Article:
Meghan is an architecture designer at IHCD with over 15 years of experience within the architectural realm at firms around the Boston area. Her childhood experience of using a wheelchair has driven her fascination with inclusive design and the complex relationship between people and their environment. She has experience working on environmentally and socially sustainable, multi-sensory, institutional, healthcare, commercial, religious, cultural, manufacturing, laboratory, industrial and residential projects.
Meghan's projects at IHCD have included design of accessible units at the Mission Park apartment complex, developing a group home for formerly institutionalized people with disabilities outside of Bucharest, Romania in collaboration with Habitat for Humanity, and accessibility analyses and recommendations for MBTA Green Line and Commuter Rail projects, Harvard Medical School, the Massachusetts State House, Boston City Hall, the Museum of Science and Industry in Chicago, Stonehill College and Georgia Institute of Technology, DCR parks throughout Massachusetts, the City of Somerville, the College of the Holy Cross and several community colleges around Massachusetts. She has managed ADA transition plans for cities across Massachusetts, including Everett, Andover, Pittsfield and Longmeadow and worked on transition plans for Taunton, East Longmeadow, and Arlington. Meghan has worked on editing articles for the National Endowment of the Arts website, developed a course on training people with disabilities to analyze floor plans as part of the New England ADA Center, and worked as a construction monitor as part of Massachusetts' Community Economic Development Assistance Corporation.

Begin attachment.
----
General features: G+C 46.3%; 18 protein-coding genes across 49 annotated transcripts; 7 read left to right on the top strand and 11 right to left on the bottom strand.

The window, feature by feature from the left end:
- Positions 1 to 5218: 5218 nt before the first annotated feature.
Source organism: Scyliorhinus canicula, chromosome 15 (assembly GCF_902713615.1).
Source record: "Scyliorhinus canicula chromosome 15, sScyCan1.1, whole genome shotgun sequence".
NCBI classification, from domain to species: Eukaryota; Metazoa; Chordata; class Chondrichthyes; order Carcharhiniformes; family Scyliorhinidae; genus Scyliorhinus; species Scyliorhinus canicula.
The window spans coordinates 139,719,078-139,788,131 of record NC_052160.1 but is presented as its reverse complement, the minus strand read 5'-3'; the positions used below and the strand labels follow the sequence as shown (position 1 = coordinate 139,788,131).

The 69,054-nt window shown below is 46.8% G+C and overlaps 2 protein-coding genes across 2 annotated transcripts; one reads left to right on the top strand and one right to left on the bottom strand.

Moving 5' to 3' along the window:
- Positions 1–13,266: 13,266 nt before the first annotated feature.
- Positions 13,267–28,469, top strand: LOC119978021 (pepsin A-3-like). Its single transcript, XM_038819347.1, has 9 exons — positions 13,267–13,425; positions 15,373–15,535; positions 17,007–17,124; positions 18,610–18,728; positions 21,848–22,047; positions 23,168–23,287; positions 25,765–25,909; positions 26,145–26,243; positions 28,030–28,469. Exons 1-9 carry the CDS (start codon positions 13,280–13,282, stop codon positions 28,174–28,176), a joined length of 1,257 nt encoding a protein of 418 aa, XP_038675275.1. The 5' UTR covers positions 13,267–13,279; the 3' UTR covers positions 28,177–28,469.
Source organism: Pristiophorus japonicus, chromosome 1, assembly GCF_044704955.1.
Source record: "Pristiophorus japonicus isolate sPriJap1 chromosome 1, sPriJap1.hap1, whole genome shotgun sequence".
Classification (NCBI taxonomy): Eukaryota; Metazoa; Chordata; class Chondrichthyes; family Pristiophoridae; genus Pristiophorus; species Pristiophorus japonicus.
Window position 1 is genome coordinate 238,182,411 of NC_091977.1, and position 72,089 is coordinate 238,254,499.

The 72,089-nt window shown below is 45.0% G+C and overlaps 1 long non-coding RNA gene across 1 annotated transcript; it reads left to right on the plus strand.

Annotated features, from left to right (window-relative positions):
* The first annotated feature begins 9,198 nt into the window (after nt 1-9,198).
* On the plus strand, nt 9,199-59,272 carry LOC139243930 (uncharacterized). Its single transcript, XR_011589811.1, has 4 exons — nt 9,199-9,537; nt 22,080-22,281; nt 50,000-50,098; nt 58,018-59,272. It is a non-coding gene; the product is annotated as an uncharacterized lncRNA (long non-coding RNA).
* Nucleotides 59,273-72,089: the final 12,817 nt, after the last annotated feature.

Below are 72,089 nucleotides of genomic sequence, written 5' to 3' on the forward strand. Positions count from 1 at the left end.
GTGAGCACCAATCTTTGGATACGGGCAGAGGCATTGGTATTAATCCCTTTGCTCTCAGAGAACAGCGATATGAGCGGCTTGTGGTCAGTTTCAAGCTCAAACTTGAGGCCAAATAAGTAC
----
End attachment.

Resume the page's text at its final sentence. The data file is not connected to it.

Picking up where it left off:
In 2005, Meghan received an accelerated master's degree from the University of Illinois in Urbana-Champaign in Architecture on a full scholarship. Prior to this degree, she received a bachelor's degree in English Literature with a minor in Visual Arts from Boston University and worked in the publishing industry. Her research into restroom design, history, psychology and culture during architecture school has been recorded into the Congressional Record and presented in several publications, including the book "Ladies and Gents: Public Toilets and Gender." She has been published in Dwell magazine online as part of a design competition, taught at Suffolk University's Interior Design Department, and is a LEED Accredited Professional. Her thesis focused on blending architecture with nature and using microclimatic strategies to enhance the health and well-being of building users.